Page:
Partner Anthony Partridge recently spoke at the STEP Cayman conference on effectively managing relationships with settlors. One of the recurring points of discussion was the importance of getting the fundamentals right, from taking time to truly understand a client's background and explaining how a trust works, to the use of reserved powers and working effectively with onshore counsel. In this Q&A, Anthony summarises the main points.
How important is it to ask about the client/settlor's family background?
I think this is incredibly important for a number of reasons. As private client lawyers we need to start building a rapport with the client straight away, almost as soon as you meet them. When I meet a client for the first time I know that I am going to get a lot of information within a short space of time, and possibly not in the most coherent way, so it's also necessary to be able to drill down on the essential pieces of information that a potential settlor is providing to work out (a) what is relevant and irrelevant for present purposes, (b) what will assist in determining the kind of trust structure that would be best suited to their needs and (c) the sort of trustee we should be introducing our settlor to. The geographic location of the settlor and beneficiaries and the nature and type of assets and also where they are located may have some bearing on the choice of trustee and who might be best suited to handle particular types of settlors/structures.
For someone that has never had a trust before, where do you start? How do you explain what a trust is?
This is interesting, because sometimes we have clients that are very well informed, have done their research and are familiar with the concept of trusts for succession planning, asset protection and who seemingly understand the benefits. But when it comes down to the crunch and you provide the advice that they are actually handing over legal ownership of their assets, there is almost that moment of 'loss of consciousness'. For new clients, I try to appreciate that this is all going to be incredibly new. I think we all need to be mindful that there are going to be sensitive issues that will come up when dealing with settlors and their families. Some are just more difficult than others.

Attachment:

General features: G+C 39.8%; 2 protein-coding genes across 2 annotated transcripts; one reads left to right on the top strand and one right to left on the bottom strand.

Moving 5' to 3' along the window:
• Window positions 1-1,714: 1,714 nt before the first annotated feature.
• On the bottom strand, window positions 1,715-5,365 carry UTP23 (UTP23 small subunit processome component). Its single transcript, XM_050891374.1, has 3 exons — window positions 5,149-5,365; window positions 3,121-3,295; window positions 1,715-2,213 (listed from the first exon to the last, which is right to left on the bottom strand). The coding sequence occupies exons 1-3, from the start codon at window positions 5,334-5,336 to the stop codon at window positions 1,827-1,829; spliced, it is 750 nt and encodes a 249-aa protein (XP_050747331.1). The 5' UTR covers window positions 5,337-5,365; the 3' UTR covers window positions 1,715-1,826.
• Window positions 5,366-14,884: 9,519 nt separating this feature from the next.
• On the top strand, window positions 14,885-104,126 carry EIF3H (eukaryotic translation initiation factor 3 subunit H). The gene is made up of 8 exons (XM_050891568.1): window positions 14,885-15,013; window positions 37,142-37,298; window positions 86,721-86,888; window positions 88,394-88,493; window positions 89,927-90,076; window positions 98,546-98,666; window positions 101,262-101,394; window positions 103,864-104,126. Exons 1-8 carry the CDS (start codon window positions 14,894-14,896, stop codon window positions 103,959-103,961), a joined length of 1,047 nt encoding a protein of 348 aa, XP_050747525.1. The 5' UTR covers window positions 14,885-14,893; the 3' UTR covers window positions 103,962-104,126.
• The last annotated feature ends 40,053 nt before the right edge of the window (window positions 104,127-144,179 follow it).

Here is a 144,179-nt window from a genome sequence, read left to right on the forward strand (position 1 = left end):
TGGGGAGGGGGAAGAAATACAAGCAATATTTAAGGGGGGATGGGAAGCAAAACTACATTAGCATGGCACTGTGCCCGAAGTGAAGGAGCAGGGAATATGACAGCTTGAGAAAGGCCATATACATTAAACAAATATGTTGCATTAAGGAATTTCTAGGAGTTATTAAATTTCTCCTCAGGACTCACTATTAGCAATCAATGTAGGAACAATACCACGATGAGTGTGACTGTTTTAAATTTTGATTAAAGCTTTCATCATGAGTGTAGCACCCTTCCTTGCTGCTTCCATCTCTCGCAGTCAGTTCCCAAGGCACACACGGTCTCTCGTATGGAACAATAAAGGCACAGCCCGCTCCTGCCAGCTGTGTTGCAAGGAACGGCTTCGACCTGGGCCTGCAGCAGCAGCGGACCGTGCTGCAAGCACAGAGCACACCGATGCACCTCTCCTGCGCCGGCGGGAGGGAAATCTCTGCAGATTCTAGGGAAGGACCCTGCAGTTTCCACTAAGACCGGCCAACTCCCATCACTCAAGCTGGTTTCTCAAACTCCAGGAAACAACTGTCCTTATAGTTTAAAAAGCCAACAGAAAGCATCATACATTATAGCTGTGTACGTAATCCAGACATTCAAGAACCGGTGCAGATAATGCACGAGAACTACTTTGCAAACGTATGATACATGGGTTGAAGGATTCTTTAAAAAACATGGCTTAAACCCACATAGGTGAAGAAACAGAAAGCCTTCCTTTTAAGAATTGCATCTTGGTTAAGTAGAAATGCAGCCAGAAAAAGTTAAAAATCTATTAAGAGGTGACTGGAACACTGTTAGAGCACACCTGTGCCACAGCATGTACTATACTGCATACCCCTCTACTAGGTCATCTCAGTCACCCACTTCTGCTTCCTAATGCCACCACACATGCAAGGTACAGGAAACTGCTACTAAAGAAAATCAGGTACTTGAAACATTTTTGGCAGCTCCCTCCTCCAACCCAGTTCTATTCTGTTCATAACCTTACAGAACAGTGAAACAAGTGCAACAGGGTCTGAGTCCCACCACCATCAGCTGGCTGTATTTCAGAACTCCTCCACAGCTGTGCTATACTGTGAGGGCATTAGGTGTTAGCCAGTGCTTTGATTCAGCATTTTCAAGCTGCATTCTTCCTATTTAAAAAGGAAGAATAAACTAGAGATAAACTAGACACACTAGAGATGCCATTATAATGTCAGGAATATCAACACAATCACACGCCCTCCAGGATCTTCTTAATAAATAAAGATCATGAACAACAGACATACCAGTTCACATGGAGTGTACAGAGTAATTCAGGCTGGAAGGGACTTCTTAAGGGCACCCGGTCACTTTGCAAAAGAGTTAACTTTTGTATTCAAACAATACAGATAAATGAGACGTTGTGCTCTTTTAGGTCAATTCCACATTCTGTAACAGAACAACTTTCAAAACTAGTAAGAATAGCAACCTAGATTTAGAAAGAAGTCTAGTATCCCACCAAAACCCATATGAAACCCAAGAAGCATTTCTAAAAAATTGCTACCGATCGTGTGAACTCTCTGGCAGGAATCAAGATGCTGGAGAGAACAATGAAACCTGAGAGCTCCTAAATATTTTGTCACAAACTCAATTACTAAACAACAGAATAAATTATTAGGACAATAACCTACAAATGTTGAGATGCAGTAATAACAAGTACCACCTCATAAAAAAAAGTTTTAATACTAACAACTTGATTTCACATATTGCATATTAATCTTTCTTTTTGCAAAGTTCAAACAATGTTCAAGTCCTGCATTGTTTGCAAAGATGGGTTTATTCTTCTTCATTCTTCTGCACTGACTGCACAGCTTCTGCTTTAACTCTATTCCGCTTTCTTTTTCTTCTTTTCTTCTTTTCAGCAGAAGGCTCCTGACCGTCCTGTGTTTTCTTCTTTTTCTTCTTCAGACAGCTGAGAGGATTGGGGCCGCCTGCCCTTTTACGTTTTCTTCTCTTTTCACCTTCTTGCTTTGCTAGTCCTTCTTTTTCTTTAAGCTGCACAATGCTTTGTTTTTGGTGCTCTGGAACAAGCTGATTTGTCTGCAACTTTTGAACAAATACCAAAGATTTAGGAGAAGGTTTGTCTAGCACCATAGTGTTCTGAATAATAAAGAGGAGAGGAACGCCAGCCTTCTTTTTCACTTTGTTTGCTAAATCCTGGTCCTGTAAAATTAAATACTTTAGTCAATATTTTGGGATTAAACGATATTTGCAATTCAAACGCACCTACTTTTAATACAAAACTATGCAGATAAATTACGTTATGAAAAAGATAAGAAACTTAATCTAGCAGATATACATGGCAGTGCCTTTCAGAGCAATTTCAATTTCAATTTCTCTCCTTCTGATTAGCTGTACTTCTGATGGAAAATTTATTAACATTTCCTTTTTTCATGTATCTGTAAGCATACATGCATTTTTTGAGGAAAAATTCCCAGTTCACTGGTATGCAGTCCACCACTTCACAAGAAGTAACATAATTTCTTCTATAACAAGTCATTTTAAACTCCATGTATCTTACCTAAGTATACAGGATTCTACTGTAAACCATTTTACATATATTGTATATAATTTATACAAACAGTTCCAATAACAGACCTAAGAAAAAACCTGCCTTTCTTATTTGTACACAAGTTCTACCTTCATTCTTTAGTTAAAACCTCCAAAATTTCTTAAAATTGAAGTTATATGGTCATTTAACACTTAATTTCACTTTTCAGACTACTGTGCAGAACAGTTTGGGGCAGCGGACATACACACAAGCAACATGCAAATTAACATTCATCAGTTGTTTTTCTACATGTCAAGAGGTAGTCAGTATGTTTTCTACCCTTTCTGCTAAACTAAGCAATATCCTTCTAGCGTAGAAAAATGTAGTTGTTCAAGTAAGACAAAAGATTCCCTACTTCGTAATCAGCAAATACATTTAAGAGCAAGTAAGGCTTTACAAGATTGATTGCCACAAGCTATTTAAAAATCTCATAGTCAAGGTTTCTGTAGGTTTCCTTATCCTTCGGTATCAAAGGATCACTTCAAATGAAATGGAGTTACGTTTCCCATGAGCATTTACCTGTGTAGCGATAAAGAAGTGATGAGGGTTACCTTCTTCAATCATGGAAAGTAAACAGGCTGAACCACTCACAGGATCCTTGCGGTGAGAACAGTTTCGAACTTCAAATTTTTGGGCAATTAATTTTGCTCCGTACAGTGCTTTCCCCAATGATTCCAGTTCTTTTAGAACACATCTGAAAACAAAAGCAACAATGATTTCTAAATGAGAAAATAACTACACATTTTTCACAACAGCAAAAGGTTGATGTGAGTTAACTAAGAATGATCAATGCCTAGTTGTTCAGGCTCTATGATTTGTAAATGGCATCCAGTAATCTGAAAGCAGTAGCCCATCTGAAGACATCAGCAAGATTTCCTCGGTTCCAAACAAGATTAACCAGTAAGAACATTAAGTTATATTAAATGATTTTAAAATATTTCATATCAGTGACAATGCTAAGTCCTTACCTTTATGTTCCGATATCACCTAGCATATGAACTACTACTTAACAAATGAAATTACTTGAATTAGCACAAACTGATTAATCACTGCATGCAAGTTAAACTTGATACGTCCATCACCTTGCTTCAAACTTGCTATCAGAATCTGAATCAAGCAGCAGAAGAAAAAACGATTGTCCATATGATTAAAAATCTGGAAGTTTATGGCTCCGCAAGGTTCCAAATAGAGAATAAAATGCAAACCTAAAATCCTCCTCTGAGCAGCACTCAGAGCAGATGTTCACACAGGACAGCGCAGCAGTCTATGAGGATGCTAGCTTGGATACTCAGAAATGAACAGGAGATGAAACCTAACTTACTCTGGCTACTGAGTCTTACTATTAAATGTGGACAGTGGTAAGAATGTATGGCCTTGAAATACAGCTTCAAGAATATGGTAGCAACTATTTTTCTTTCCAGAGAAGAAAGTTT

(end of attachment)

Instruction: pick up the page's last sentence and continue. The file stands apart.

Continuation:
So, no matter how sophisticated your settlor is, I think you need to start at the very beginning, and explain that trusts in the Cayman Islands are not separate legal entities in their own right, and legal title to the trust property is transferred by the settlor to a trustee who is then responsible for administering those assets for the benefit of the beneficiaries of the trust in accordance with the terms set out in the trust deed.
My initial advice to clients seeking to establish a trust in Cayman is that the process breaks down roughly into three parts:
- locating a suitable trustee
- drafting and negotiating the trust deed and agreeing the structure (with the assistance of external advisors as necessary)
- implementing the trust and transferring the assets to the trustee
Are reserved powers often high on the agenda?
Yes definitely, I don't think there are any trusts that Cayman lawyers draft that don't involve some form of reserved powers. This really leads on from the previous question of explaining what a trust is, but it is also an education process of working through the reserved powers provisions of the Trust Law with your client and explaining to them how that works and what it might look like in practice during the life of a trust. Of course if the settlor wants to retain absolute control over the trust then we know that's never going to cut it, and there needs to be a balance of powers reserved by a settlor or protector - this really came under the spotlight a couple of years ago in Pugachev.
With that being said, I think we could help a settlor to get comfortable with having at least a power of veto over distributions and either a power to add/exclude beneficiaries or a power of veto. Or a trusted individual could be appointed as the protector of the trust and hold those powers, in addition to having a role as the investment advisor of the trust. The other common reserved powers that settlors may have are the power of amendment and a power to hire and fire the trustee.